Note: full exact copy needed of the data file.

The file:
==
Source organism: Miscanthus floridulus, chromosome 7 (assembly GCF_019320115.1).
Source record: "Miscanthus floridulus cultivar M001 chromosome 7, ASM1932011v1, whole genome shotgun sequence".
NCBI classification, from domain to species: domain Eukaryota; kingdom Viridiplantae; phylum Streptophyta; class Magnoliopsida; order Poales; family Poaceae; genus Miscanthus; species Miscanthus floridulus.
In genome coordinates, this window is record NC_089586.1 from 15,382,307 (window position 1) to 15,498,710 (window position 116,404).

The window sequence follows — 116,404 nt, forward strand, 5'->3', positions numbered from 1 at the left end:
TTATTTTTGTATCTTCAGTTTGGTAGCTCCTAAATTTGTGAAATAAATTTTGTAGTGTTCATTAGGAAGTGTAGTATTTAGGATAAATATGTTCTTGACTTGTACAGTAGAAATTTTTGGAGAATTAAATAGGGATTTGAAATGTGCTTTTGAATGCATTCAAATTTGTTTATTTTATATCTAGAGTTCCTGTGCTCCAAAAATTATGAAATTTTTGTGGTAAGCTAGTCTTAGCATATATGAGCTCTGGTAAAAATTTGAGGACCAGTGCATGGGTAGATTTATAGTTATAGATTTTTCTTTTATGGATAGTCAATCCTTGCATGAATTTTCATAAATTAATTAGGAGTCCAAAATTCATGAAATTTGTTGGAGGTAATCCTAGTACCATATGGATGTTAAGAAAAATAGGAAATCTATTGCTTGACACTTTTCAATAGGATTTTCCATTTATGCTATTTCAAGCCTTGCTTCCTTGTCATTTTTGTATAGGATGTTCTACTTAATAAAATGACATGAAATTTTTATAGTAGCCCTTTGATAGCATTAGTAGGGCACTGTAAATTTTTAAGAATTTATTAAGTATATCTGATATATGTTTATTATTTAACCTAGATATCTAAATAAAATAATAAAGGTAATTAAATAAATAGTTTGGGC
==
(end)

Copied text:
Source organism: Miscanthus floridulus, chromosome 7 (assembly GCF_019320115.1).
Source record: "Miscanthus floridulus cultivar M001 chromosome 7, ASM1932011v1, whole genome shotgun sequence".
NCBI classification, from domain to species: domain Eukaryota; kingdom Viridiplantae; phylum Streptophyta; class Magnoliopsida; order Poales; family Poaceae; genus Miscanthus; species Miscanthus floridulus.
In genome coordinates, this window is record NC_089586.1 from 15,382,307 (window position 1) to 15,498,710 (window position 116,404).

The window sequence follows — 116,404 nt, forward strand, 5'->3', positions numbered from 1 at the left end:
TTATTTTTGTATCTTCAGTTTGGTAGCTCCTAAATTTGTGAAATAAATTTTGTAGTGTTCATTAGGAAGTGTAGTATTTAGGATAAATATGTTCTTGACTTGTACAGTAGAAATTTTTGGAGAATTAAATAGGGATTTGAAATGTGCTTTTGAATGCATTCAAATTTGTTTATTTTATATCTAGAGTTCCTGTGCTCCAAAAATTATGAAATTTTTGTGGTAAGCTAGTCTTAGCATATATGAGCTCTGGTAAAAATTTGAGGACCAGTGCATGGGTAGATTTATAGTTATAGATTTTTCTTTTATGGATAGTCAATCCTTGCATGAATTTTCATAAATTAATTAGGAGTCCAAAATTCATGAAATTTGTTGGAGGTAATCCTAGTACCATATGGATGTTAAGAAAAATAGGAAATCTATTGCTTGACACTTTTCAATAGGATTTTCCATTTATGCTATTTCAAGCCTTGCTTCCTTGTCATTTTTGTATAGGATGTTCTACTTAATAAAATGACATGAAATTTTTATAGTAGCCCTTTGATAGCATTAGTAGGGCACTGTAAATTTTTAAGAATTTATTAAGTATATCTGATATATGTTTATTATTTAACCTAGATATCTAAATAAAATAATAAAGGTAATTAAATAAATAGTTTGGGC